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Jewish Immigrants from Eastern Europe in the 1920s
As a hub connecting East and West, Berlin was already a place of refuge and a way station for tens of thousands of Jews from Eastern Europe starting in the late nineteenth century, and particularly after the First World War. Most of them were refugees from Russia, Lithuania, and Galicia, escaping war, pogroms, or revolution. The city remained a center of Jewish migration in Europe for more than a decade. With its multilingualism and complex internal networks, the community of Eastern European migrants brought about a heyday of Jewish culture in Berlin. Many of the poor Jewish migrants lived in the Scheunenviertel section near Alexanderplatz, others in middle-class Charlottenburg, a district of the city referred to as “Charlottengrad” on account of the high proportion of Russians who lived there.
The exhibition in the Jewish Museum Berlin (March 23–July 15, 2012), comprising six theme-oriented rooms plus an epilogue, focused on the immigration and further migration of Jewish emigrants and refugees from Eastern Europe between the world wars. The individual rooms did not follow any chronological narrative, but were instead characterized by different object genres such as photographs, books, audio, family memorabilia, paintings, and film. Visitors were able to hear the diversity of this “Babylon in Berlin” through literary and autobiographical texts in Russian, Yiddish, Hebrew, and German.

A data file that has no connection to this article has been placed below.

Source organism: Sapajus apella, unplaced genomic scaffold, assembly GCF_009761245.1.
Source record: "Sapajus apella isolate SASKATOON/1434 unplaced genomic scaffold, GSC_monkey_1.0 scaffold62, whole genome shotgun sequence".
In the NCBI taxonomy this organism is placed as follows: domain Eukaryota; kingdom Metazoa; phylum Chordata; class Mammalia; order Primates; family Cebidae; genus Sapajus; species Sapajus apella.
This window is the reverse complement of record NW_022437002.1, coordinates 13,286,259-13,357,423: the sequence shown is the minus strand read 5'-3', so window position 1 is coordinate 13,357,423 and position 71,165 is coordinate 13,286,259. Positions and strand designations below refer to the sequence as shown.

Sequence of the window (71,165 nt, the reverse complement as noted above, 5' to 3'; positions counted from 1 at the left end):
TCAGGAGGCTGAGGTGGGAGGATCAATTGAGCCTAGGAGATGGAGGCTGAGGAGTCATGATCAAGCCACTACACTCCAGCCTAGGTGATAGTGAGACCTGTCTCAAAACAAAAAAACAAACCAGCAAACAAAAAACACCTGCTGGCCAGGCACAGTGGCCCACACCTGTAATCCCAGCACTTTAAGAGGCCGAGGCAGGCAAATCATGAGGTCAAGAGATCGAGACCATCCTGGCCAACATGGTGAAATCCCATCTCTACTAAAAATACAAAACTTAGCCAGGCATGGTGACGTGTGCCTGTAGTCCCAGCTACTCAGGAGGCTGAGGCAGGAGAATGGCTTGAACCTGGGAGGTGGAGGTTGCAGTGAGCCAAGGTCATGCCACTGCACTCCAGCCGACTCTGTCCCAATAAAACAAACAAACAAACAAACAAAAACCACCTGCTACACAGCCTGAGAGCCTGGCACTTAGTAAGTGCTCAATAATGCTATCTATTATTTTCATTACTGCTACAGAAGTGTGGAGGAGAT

The exhibition was developed in cooperation between the Jewish Museum Berlin and the research project “Charlottengrad and Scheunenviertel: Jewish Immigrants from Eastern Europe in Berlin in the 1920s and 1930s” at the Eastern Europe Institute of the Free University of Berlin.
A richly illustrated book accompanying the exhibition, including eleven essays by renowned scholars, is published by Wallstein Verlag.
- Jewish Museum Berlin
- Berlin Transit. Special Exhibition
- Catalog to the Exhibition
- Symposion on March 24, 2012: Museum - Science - Family Memory
- Symposium: Picture gallery